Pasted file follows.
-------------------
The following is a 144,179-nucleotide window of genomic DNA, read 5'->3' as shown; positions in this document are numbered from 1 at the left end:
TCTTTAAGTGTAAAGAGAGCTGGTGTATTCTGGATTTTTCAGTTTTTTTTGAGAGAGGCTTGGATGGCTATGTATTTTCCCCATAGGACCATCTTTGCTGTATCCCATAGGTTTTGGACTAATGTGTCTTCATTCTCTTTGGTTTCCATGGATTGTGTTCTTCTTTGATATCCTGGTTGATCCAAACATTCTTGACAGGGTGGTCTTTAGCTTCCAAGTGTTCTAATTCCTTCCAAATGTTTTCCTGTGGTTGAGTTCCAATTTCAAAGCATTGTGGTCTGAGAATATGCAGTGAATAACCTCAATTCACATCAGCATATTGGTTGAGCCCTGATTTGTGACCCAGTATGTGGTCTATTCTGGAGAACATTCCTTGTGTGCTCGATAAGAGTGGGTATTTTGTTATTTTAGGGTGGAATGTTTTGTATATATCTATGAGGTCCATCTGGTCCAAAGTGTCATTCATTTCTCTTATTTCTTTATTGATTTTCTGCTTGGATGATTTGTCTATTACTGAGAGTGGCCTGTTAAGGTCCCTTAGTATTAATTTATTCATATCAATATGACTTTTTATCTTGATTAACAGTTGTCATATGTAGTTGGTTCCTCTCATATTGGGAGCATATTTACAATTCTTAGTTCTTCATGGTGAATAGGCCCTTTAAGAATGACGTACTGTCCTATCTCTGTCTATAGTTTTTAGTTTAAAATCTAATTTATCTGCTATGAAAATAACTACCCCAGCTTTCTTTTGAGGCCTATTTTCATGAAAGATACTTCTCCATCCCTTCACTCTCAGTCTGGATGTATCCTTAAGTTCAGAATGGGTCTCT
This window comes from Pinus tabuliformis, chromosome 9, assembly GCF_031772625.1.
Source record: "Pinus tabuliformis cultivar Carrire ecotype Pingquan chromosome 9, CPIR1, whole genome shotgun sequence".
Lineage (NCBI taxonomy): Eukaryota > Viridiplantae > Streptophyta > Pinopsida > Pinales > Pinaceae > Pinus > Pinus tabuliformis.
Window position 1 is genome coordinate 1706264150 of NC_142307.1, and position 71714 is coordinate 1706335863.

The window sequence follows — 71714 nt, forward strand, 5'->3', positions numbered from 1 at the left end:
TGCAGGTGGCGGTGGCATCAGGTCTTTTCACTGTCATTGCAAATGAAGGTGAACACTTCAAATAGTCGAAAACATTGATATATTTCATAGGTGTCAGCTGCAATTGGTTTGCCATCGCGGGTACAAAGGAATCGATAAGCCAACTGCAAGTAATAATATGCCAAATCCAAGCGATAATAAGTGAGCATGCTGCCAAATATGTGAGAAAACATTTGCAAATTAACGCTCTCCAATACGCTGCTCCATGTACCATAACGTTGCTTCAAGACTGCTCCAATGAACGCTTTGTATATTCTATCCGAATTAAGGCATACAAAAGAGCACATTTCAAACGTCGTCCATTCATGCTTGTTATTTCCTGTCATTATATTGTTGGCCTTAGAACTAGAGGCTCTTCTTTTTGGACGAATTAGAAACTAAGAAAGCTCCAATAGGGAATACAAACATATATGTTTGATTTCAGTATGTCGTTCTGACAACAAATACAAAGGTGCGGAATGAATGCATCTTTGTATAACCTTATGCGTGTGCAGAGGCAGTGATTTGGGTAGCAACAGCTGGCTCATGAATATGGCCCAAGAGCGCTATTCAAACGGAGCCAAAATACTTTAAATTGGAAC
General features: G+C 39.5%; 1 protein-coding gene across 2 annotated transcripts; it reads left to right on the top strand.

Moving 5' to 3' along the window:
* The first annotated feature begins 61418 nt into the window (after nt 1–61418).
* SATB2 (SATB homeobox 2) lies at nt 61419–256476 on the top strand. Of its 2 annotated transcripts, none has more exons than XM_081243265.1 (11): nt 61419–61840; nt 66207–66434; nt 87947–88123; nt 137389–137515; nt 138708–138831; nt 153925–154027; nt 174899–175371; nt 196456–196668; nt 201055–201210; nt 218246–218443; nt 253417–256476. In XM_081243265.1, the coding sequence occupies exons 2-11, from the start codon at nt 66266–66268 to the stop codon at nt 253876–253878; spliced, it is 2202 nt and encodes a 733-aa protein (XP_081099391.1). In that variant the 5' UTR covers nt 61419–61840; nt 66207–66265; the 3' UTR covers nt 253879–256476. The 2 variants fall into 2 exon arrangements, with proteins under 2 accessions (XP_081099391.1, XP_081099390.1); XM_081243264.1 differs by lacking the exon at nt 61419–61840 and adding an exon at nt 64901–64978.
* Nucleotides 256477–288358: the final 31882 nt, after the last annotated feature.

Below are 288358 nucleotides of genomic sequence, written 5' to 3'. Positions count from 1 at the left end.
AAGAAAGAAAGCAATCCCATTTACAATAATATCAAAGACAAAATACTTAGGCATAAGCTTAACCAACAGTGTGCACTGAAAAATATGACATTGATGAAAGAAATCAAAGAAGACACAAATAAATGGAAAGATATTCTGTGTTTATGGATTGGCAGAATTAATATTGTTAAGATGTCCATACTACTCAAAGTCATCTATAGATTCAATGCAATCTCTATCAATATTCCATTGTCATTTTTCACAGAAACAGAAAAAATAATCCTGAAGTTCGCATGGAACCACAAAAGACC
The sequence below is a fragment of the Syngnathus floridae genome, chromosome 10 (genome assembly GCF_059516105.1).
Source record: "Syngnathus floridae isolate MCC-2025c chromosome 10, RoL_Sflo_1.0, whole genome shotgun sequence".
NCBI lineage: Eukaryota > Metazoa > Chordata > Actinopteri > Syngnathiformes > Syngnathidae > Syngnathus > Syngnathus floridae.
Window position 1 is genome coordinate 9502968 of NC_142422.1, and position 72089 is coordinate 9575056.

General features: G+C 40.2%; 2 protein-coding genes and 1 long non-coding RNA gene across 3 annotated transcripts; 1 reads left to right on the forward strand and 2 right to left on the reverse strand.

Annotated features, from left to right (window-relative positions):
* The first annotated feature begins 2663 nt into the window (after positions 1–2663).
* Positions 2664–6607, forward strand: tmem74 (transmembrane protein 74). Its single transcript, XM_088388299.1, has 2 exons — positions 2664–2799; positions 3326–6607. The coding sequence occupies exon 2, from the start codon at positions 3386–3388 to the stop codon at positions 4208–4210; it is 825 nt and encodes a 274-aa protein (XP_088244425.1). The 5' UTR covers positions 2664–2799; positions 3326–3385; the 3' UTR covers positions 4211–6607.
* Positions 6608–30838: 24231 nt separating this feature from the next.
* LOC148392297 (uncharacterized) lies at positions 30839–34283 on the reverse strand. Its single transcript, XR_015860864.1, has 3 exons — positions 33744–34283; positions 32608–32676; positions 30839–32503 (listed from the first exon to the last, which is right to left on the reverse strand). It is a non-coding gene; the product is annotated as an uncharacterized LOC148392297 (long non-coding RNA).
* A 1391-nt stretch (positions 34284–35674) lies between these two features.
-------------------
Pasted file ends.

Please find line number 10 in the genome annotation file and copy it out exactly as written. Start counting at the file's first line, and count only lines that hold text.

Moving 5' to 3' along the window: